Last week, Rand Paul announced that he will seek a second term in the U.S. Senate. Now the question is, will he run for any other office in 2016?
The panel on this weekend’s Comment on Kentucky discussed the political prospects for Kentucky’s junior senator, and the mechanics that might make a dual run possible.
State law precludes a candidate from simultaneously running for two federal offices, which complicates Paul’s effort to seek re-election to the Senate and pursue the GOP nomination for president. While he has yet to formally announce for the presidency, the Bowling Green Republican remains a frequent visitor to Iowa and other early voting states.
Nick Storm of cn|2 says there’s little chance that Kentucky legislators will change the law to benefit Paul since Democrats control the state House and the governor’s office. He says Paul could challenge the law in court, or Kentucky Republicans could nominate Paul for president through a statewide caucus.
Joseph Gerth of the Louisville Courier-Journal questions whether some Republicans would support a caucus process because it’s expensive for the party and time consuming for voters. They would have to attend meetings and listen to speeches instead of simply going to a voting booth to cast a ballot.
Meanwhile, Gov. Steve Beshear has been appointed to national task force to help Democrats recover from the losses the party suffered this year. Gerth says Beshear, as the only elected official on the group, will argue that Democrats should take more centrist positions on issues.
Several new faces will be in leadership positions when the Kentucky General Assembly convenes for its 30-day legislative session next month. In the Republican-controlled Senate, Nick Storm says Sen. David Givens will be the new president pro tem and Sen. Jimmy Higdon will be majority whip.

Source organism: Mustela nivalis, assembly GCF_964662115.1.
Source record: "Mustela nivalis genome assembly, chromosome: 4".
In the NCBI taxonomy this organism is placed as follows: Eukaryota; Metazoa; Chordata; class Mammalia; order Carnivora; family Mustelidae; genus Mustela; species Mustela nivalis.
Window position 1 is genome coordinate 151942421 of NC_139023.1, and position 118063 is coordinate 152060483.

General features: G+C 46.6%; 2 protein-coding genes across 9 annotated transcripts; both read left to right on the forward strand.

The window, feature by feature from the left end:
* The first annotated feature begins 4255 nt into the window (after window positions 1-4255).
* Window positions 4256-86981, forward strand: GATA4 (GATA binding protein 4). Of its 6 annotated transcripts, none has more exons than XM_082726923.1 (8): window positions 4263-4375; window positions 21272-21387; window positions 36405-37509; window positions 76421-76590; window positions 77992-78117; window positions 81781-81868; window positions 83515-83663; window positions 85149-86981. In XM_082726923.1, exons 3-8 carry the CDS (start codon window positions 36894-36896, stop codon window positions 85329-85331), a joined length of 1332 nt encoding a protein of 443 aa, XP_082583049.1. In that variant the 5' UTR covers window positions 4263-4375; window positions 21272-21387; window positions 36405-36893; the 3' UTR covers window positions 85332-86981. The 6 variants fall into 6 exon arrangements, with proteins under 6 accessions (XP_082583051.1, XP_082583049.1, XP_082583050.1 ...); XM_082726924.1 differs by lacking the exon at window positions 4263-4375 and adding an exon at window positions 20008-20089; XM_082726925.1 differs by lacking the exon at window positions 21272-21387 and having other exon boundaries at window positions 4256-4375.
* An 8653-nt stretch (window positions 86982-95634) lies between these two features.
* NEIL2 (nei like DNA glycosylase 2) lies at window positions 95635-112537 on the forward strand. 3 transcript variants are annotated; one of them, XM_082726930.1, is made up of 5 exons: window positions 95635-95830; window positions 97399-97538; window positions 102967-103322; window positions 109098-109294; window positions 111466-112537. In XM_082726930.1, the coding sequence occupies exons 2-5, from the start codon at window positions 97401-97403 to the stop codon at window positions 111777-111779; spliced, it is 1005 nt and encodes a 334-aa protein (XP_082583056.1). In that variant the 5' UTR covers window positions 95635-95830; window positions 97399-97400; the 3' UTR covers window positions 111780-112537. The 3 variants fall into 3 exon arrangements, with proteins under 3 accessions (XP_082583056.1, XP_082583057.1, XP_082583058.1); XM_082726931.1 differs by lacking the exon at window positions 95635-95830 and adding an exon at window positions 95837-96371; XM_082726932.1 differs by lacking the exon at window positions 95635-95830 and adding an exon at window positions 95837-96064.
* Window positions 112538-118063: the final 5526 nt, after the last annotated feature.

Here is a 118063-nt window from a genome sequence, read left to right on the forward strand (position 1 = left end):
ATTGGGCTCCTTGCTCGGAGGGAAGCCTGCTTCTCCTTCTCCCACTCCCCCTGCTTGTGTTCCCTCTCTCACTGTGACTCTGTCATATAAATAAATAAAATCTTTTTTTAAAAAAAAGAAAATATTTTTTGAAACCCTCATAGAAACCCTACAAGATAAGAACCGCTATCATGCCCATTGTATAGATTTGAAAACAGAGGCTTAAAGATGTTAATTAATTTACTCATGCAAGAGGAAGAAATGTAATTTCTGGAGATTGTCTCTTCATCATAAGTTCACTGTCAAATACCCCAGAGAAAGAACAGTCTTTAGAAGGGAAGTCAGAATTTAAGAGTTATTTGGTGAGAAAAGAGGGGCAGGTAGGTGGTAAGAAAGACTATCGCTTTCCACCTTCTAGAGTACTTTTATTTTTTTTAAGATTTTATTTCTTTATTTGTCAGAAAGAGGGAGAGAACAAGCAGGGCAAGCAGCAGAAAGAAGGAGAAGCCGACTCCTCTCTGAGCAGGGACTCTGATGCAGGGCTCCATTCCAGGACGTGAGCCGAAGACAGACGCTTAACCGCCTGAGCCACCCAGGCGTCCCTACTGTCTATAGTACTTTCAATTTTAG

For Democrats, Sen. Ray Jones will be the new minority floor leader, replacing Sen. R.J. Palmer who was defeated in last month’s elections. Storm also says Louisville Sen. Gerald Neal will be caucus chairman (the first African-American elected to a Senate leadership job), and Sen. Julian Carroll will be minority whip.
Lawmakers are preparing legislation to consider in the short session. Storm says bills to address heroin addiction, dating violence, and pension system transparency are likely to resurface in this session.
Prospects for an expanded gaming bill grew dimmer, though, with last Friday’s announcement that a horse industry group will no longer support such legislation. Joe Gerth says the Kentucky Equine Education Project (KEEP) has consistently advocated for expanded gambling at racetracks. Now he says the group will focus on implementing and evaluating instant racing at tracks, which allows betting on historical races on a slots-like machine.
The Kentucky Board of Education gave Commissioner Terry Holliday an “outstanding” rating in his job performance for the year. Valarie Honeycutt Spears of the Lexington Herald-Leader says Holliday received good marks for improving college and career readiness among students, implementing a teacher evaluation system, and finding best practices around the nation to implement in the commonwealth.
Going forward, Spears reports that Holliday wants to focus on reducing student achievement gaps, and addressing financial problems in poorer school districts. Spears says Holliday will also have to oversee efforts to correct numerous deficiencies uncovered in a state audit of the Menifee County school system.
Finally, Spears says about a dozen Kentucky school districts will pilot a program this winter that allows snow-bound students to do class work online. She says the schools can use the computer-based instruction to compensate for up to 10 snow days.
-The opinions expressed on Comment on Kentucky and in this program synopsis are the responsibility of the participants and do not necessarily reflect those of KET.